• Lenny Richardson

Why Social Media Marketing Is NOT What You Think

Social media has become a new addition to the business landscape.

Many people still haven’t tapped into it’s true potential and even more don’t take it very seriously, still seeing it as a tool used by millennials to share photos of their Starbucks drinks and selfies.

The businesses that do take it seriously still fumble over the best ways to use it, making countless mistakes.

But what’s the true mistake that businesses make on social media?

They don’t truly market on social media in a manner that aligns with their overall goal.

Now, of course, every business has different immediate goals. Perhaps your business is more concerned with creating a brand and than generating website traffic.

Or, perhaps your business is large and can’t handle more clients, forcing your main objective to be expanding or scaling.

These are all valid goals you may have and could be likely situations your business might be placed in, but the single biggest objective that all businesses typically have is: generate revenue.

The revenue is what keeps the business afloat and pays the bills.

But what’s this have to do with social media?

The problem with social media is that so many businesses aren’t using social media to drive revenue, which means that if their Facebook, Instagram, or LinkedIn page didn’t exist, nothing would really change. But why does it matter? No harm done right?

Well, not necessarily.

Chances are, someone is still posting or maintaining your social media page. This means that it’s either costing you money if you’re hiring an agency or an employee or it’s costing you time if you’re the owner and you’re posting on behalf of your business.

Don’t worry. I’m not here to guilt you by focusing on your problems. My goal is to bring you solutions.

Below are a few simple solutions to help you restructure your social media to actually market your business.

Reduce Friction By Being Omnipresent

First of all, my belief is that you should have a social media page and you should be active across all platforms.

Your target client or customer is out there but with lower attention spans and more competition in a single industry, your goal should be to stand out and be available when your client is ready to buy your product or use your services.

One of the biggest turn offs to your customers is the friction that comes when they’re interested in spending their hard-earned money only for a website to be too slow, or the checkout feature to ask for too much unnecessary information.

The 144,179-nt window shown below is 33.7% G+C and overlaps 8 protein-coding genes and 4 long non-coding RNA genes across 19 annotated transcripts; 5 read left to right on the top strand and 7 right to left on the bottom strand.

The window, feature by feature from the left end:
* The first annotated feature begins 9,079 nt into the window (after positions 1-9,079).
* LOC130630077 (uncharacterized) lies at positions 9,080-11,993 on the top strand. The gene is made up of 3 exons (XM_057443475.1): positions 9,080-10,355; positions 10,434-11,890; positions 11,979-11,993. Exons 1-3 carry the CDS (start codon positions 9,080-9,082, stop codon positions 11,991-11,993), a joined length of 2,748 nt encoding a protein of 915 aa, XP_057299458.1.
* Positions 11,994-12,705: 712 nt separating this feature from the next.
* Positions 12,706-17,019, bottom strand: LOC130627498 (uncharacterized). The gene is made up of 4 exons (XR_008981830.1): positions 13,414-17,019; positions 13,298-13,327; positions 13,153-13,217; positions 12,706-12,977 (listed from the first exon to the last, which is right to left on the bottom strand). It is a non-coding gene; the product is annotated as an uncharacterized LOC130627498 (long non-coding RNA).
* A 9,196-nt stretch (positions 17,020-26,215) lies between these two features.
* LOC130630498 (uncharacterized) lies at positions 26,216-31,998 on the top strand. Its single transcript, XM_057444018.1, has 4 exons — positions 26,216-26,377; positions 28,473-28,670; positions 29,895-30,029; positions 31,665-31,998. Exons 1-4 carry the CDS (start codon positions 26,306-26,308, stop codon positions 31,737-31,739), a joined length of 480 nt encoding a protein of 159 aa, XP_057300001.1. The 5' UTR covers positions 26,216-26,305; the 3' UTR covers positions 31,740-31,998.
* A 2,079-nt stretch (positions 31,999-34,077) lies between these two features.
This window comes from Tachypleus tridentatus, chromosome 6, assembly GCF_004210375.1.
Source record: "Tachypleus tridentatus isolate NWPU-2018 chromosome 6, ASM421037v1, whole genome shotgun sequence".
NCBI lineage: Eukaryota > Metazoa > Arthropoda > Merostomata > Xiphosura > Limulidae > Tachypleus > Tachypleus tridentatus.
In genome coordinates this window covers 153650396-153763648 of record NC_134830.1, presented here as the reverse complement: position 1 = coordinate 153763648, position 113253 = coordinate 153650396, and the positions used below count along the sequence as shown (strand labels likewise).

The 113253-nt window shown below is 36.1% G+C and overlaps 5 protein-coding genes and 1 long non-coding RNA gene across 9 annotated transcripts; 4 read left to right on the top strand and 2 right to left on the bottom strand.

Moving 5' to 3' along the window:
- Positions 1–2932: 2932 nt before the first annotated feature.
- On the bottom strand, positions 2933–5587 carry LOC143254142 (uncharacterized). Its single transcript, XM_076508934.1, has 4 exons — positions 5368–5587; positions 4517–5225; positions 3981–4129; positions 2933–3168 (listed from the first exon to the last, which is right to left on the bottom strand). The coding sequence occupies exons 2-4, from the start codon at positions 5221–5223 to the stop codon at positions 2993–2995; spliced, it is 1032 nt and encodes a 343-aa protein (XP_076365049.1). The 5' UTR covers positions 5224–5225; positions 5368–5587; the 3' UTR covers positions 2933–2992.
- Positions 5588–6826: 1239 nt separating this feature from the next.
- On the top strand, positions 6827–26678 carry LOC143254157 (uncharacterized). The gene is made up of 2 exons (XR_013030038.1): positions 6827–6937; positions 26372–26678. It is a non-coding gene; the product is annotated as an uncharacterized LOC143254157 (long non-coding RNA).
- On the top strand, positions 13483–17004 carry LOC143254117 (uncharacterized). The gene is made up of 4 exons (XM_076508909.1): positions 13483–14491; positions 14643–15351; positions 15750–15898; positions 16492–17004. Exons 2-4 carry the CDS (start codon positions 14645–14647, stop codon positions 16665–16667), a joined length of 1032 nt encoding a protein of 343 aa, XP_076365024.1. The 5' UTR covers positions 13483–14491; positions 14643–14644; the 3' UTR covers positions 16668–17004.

If you make it too difficult for your client or customer to find you and purchase from you, you’ll always lose out to your competitors that made their process much simpler. For an example of this, consider Amazon and their introduction of the one-click feature to their business.


This might be one of the biggest mistakes made by businesses on social media. They hurt themselves because their content doesn’t have a specific strategy.

What should the strategy be?

Well, it depends on your goal.

If your goal is to simply increase brand awareness, your strategy might just be to post appealing content that encourages engagement and sharing with a CTA that simply asks for a like, share, or comment.

If your goal is to drive revenue, you might want to consider content that redirects the viewer to a funnel or a landing page that will convert them to a paying customer. This might require you to post less appealing content but more value-based content.

The strategy you use will influence the type of content you should be putting out, where you’re putting it (Facebook, Instagram, Youtube, TikTok, Snapchat, etc.), and how frequently you’re putting it out.

Each platform has a different algorithm and different types of audiences.

For example, YouTube viewers generally go on YouTube for immediate entertainment or to learn a skill. Meanwhile, an Instagram viewer might not be interested in learning something but is instead concerned with consuming fast and visually appealing content.

This leads to the final point:


Every social media platform has its own strengths and weaknesses and a large variety of features. Many businesses post haphazardly or post content on the wrong platform. For example, if you have a 30+ minute instructional video, it might be off-putting to post the video to IGTV. Perhaps, posting the video to YouTube and chunking the video down to 1-3 minute digestible pieces for Instagram might be the better move.

Again, the specifics vary heavily on your business, your overall brand, and what you hope to accomplish. I hope this article breaks down the misconceptions of social media and social media marketing.

It has less to do with simply posting and has everything to do with consistent strategizing and implementation with the purpose of accomplishing a specific goal that’s measurable.

If you need help creating a social media marketing strategy that will help your business profit, please don’t hesitate to schedule a free strategy session using this link or send me a direct email at

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